Angela Oakenfold



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Imagofest 2010 

By Ceebs Bailey

Three’s a charm.

Imagofest 2010

Presented by the Stella Adler Los Angeles Theatre Collective


Review by Ceebs Bailey

One thing that can make great actors unforgettable is exceptional writing, and the three one-act plays making their world premiere at the Stella Adler are rich with brilliance, both on and off the stage. Stella Adler-Los Angeles has formed a new professional theatre company called the Stella Adler Los Angeles Theatre Collective, which is comprised of the Los Angeles’ school alumni.

(If you’re a casual theatregoer, here’s a short bit of background that will perhaps make your evening more enjoyable. Adler taught many renowned actors—Robert De Niro, Mark Ruffalo, Warren Beatty  to name a few. So you’re entitled to expect true artistry here.)

That being said, the Collective and this production is the result of all that training, talent, collaboration, imagination and passion for the craft. ImagoFest itself is a festival of original one-act plays. By necessity, the set for each play is fairly sparse; yet there’s so much richness going on on stage and in your own imagination that props and property would only get in the way. There is plenty here to feast on.

The first one act titled The Talisman, is written and directed by Tim McNeil—the Playwright in Residence at Stella Adler-LA— and stars Doug Bennett and Angela Oakenfold, each transcendentally bereft. It’s a vivid encounter in a post-apocalyptic world between a Wall Street executive and an Oscar-nominated actress. (My favorite line: “The apocalypse plays for keeps.”)

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Stella Adler–Los Angeles at Studio C Theatre

Reviewed by Jennie Webb

November 02, 2009

Any festival is always a mixed bag and inevitably a showcase of sorts. In the case of the ImagoFest, students and professionals attached to a noted acting school have decided to showcase their talents by premiering three new plays. What a refreshing choice—even given the muffled lines and rough edges—and one that's validated when the acting and writing work together, to showcase each other.

In directing his own "Purplish," playwright Timothy McNeil makes sure his incredibly dark comedy is brought to life—or rather, near-death, given the subject matter—by the striking Angela Oakenfold and Meghan Leone as an angry, acerbic, cancer-stricken playwright and her sullen, girl-toy lover. The play gets off to a tricky start, but even at his most indulgent, McNeil uses facile dialogue to expose raw emotions. He goes to some absolutely hilarious places as this fascinating work explores a narcissist's relationship with death, and the ways in which lovers will always find new ways to hurt each other.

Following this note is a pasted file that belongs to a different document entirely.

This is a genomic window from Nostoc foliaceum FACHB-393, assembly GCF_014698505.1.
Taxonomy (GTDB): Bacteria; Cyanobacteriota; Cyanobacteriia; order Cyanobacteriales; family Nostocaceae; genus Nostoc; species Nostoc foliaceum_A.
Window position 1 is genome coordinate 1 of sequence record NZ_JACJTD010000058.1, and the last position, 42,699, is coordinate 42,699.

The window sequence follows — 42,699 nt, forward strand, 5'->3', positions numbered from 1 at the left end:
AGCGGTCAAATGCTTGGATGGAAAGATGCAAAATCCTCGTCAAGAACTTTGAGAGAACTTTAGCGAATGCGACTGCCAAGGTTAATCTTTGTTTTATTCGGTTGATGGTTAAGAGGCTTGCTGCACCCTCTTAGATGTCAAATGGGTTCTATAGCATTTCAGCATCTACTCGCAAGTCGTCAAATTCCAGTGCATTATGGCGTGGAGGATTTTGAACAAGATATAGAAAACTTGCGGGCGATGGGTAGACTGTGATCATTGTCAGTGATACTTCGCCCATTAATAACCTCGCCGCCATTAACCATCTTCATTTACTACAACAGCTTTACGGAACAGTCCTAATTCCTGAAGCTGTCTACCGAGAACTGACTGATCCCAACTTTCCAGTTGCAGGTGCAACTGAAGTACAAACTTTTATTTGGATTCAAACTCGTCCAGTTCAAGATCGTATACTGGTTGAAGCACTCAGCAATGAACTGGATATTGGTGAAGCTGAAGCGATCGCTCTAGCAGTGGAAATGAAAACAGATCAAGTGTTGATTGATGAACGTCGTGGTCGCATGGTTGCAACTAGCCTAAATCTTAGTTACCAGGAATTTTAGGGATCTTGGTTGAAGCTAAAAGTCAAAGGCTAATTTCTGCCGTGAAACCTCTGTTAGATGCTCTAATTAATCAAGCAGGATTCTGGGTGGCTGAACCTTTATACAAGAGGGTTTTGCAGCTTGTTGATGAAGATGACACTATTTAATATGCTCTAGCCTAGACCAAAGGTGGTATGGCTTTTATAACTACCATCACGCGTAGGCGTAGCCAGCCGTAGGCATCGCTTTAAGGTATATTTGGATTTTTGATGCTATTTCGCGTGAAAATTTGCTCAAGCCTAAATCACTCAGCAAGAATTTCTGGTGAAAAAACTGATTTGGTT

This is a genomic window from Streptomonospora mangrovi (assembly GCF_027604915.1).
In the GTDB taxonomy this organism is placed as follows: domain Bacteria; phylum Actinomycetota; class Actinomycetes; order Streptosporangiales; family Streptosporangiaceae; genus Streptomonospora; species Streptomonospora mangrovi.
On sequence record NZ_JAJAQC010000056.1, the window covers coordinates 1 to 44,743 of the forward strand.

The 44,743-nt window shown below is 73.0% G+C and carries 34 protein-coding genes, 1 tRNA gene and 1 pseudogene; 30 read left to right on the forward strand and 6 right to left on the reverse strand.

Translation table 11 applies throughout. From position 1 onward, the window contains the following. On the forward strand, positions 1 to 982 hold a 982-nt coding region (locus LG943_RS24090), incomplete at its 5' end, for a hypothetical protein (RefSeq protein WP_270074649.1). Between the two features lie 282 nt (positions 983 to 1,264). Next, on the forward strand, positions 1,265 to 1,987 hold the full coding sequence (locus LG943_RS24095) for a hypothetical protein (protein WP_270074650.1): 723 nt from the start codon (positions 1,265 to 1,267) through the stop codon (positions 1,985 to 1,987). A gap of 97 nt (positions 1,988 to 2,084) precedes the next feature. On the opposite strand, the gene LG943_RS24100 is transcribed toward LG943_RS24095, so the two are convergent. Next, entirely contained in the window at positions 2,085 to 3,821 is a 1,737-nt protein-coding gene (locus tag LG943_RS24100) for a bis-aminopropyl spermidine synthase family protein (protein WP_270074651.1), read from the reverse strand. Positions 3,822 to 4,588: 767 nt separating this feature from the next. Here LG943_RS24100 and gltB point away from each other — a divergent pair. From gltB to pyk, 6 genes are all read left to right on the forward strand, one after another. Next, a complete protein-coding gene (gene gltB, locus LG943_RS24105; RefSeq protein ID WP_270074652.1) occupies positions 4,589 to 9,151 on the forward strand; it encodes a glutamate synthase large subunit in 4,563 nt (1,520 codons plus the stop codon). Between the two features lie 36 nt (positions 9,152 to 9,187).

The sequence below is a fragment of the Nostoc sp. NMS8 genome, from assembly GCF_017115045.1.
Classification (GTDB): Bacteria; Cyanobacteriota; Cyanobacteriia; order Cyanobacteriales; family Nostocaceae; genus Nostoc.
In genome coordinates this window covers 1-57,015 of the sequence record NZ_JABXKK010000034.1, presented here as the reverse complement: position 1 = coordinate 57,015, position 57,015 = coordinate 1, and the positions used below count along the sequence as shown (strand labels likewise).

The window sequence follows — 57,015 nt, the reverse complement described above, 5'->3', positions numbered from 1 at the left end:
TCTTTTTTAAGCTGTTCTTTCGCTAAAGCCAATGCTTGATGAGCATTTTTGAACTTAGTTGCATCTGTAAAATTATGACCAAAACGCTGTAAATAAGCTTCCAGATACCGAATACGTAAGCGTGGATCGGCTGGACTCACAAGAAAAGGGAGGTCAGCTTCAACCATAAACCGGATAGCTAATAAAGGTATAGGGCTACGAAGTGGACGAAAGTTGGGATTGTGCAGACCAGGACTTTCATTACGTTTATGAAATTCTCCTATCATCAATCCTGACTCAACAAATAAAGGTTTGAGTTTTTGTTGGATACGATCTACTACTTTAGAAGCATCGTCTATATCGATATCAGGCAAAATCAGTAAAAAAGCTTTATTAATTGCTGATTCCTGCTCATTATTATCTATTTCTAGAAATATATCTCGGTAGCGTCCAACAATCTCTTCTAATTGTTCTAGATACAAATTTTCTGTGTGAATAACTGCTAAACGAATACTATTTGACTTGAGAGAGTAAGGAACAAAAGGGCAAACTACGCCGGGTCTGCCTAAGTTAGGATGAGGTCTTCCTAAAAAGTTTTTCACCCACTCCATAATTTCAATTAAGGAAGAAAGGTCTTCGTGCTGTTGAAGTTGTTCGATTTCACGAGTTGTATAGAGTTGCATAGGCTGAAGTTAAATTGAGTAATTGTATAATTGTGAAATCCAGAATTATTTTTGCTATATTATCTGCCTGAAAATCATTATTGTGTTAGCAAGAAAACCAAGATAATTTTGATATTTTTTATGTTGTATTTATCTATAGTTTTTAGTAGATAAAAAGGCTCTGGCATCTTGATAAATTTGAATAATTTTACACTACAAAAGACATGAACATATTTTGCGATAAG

Reviewed by Tori Kyes

Imagofest 2009 / Presented at the Stella Adler Theatre / Los Angeles, California /  Three One Act Plays

For anyone familiar with Los Angeles, it is more than obvious that finding a play to see is easier than breathing, with actors lining the streets everywhere you turn.  On the other hand, finding a good play might be more of a challenge, particularly with the amount of choices which you have in our fair city.  Luckily, a good play is exactly what you will find when you catch a show at the Stella Adler Theatre, where I had the pleasure of catching Imagofest’s debut on October 23rd

The Stella Adler Studio of Acting is world renowned as an acting school, boasting name students like Mark Ruffalo, Benicio del Toro, Selma Hayek, Melanie Griffith, Robert DeNiro, and Cybill Shepherd, to name but a few.  What many people do not know about the Stella Adler Theatre is that it also serves as the home for a multitude of performances, showcasing the amazing talents that the school has to offer, both in terms of actors and playwrights, which bring us to the mission of Imagofest 2009.

Imagofest showcases three original one act plays written by three different Los Angeles based playwrights. This year’s playwrights include EM Lewis, Timothy McNeil, and Alex Aves, all of whom have produced a multitude of plays and have won numerous awards. It is the talent base that originates with the writer and directors, many of whom are teachers at Stella Adler Theatre that laid the foundation for this dramatic mashup.

The second play, Purplish embodies the human interaction, this time with a story about two forlorn lesbian lovers whose relationship is deteriorating due to Angela Oakenfold’s character’s stomach cancer. While the play started slowly and gave no indication that it would be enjoyable, those fears were soon dispelled and dramatic tension created by these two actors proved to be one of the evening’s highlights. Meghan Leone is cast in the role of the lying, cheating girlfriend, who is long since past caring for her sickly girlfriend played by Oakenfold, and both actresses turned in a very moving performance. 

The play was extremely vulgar and the comedic pace was perfect, with an extremely humorous moment occurring, when Oakenfold hilariously forces Leone’s character to play her tour guide as she descends into ancient Hermes, while she attempts to reach a place that will save her soul and ease her painful suffering.  Speaking in a number of different voices and taking up numerous stances, all with begrudging sarcasm, Leone assumes the role in a comedic fashion. She fakes a convincing British accent, which reached heights of hilarity and had an echo. In turn she was a hunchback with a depressing disposition and three different personalities of a three-headed dog, but in the end we are allowed to see that hope, faith and love can truly prevail, as they overcome even the toughest obstacles.